I think this is a little more complex. From digitalpreservation.gov (http://www.digitalpreservation.gov/formats/fdd/fdd000188.shtml):
“The raw image data is processed for placement in the DNG file wrapper by software applications like Adobe Camera Raw, a plug-in for PhotoShop. These applications give users options for processing the raw image data into various versions, as indicated by the “may contain” relationships in this description and discussed in Notes below. The “default” action usually produces a version of the still-mosaiced raw data compressed with JPEG_orig_LL.”
“The raw image data is processed for placement in the DNG file wrapper by software applications like Adobe Camera Raw, a plug-in for PhotoShop. These applications give users options for processing the raw image data into various versions, as indicated by the “may contain” relationships in this description”
“The conversion applications also generate special metadata about image characteristics that is recorded under DNG tags that represent an extension to the normal TIFF set; see Notes below. The special metadata is later used in various applications that interpret the camera raw data to produce a variety of image outputs.”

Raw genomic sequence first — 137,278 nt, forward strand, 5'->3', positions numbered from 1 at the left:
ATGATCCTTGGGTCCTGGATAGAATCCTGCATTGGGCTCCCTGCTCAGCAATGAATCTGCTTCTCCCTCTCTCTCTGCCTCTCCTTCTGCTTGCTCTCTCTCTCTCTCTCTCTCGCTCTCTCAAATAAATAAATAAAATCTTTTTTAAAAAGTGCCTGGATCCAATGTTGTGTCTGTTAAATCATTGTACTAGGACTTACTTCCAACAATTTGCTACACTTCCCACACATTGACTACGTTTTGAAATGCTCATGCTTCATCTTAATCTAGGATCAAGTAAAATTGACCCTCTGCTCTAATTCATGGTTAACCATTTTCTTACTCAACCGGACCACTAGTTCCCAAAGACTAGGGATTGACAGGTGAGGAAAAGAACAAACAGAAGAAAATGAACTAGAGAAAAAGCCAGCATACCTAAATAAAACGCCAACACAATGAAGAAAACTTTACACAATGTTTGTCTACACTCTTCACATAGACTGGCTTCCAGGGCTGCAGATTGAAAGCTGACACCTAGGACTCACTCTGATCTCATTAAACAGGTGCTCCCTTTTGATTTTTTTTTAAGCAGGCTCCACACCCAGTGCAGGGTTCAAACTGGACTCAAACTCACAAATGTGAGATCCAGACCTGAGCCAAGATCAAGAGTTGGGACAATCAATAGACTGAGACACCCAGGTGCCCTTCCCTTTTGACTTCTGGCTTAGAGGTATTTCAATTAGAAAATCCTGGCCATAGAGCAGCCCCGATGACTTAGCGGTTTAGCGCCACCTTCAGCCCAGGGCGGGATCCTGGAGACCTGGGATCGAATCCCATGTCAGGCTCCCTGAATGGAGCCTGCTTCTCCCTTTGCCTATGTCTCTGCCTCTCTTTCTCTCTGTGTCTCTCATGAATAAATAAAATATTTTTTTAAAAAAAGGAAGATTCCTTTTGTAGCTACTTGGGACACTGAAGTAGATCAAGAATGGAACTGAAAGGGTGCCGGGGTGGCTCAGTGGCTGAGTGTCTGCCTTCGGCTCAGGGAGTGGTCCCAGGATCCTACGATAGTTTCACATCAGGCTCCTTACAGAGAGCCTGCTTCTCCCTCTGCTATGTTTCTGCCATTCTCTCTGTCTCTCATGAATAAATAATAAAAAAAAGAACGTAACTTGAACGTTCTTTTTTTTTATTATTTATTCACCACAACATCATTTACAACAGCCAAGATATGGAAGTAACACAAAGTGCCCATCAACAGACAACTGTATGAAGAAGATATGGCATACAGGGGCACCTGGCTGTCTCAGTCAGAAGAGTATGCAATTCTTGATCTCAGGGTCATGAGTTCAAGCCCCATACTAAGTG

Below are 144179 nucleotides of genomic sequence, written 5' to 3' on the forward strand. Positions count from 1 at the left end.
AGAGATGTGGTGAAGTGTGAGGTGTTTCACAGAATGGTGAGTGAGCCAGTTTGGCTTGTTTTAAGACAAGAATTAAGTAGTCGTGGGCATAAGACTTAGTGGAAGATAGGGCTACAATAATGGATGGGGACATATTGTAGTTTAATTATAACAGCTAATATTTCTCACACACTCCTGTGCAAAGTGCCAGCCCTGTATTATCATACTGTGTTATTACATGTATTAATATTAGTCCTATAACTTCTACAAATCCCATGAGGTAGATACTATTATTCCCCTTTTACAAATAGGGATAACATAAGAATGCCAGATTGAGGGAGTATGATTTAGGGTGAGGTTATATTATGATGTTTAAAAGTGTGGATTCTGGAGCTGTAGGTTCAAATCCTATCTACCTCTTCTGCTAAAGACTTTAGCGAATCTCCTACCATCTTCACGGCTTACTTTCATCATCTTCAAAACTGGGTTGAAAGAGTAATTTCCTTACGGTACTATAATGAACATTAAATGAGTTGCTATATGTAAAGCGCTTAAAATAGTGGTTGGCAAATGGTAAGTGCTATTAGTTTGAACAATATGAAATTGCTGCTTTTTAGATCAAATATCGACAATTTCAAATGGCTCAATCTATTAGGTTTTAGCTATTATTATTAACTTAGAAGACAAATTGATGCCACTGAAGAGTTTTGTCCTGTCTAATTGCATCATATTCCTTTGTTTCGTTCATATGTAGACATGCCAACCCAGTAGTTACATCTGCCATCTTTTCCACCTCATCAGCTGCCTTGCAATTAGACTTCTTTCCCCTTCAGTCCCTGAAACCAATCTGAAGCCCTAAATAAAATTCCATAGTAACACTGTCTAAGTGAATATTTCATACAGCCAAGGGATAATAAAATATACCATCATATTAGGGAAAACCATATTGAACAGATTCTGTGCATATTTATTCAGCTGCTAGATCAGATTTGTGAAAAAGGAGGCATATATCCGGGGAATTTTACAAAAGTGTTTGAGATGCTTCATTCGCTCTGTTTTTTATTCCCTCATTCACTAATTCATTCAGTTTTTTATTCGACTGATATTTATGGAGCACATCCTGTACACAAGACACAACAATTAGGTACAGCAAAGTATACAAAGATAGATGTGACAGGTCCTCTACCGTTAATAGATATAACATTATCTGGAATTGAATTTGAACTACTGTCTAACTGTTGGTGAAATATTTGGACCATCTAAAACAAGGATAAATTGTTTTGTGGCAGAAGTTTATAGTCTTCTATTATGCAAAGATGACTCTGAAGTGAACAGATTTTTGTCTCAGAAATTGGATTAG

“All the operations that take place during demosaicing are set in stone and can’t be redone.'”
“The specification also describes how raw camera sensor values are mapped to linear reference values (p. 45) and how camera color space is mapped to CIE XYZ color space (pp. 47-48).”
“Mapping” means interpreting. Also notice all the “usually”, “interpret” and “may” disclaimers. It is not at all clear that all pixel-level info is placed uninterpreted and unedited into the DNG file, Matt; not to me anyway. If you can take a DNG and revert it back to its RAW file, that’s when I would believe that it is not interpreted. But reading the above, it seems clear to me that this is not the case. Do you know otherwise?
Also, even if it is lossless, which I debate, it is still an interpretation; and the interpretation of a DNG will differ from the interpretation of its DNG. “Interpretation” does not necessarily imply loss. It does, however, imply change.
Even more… from http://www.dpbestflow.org/file-format/raw-file-formats:
“Compression: It’s lossless; we recommend that you keep this default setting.”
“Image Conversion Method: We recommend that you choose Preserve Raw Image. The raw image is undemosaiced image data.”
…Two options right there to lose info when converting. In addition to what I mentioned before.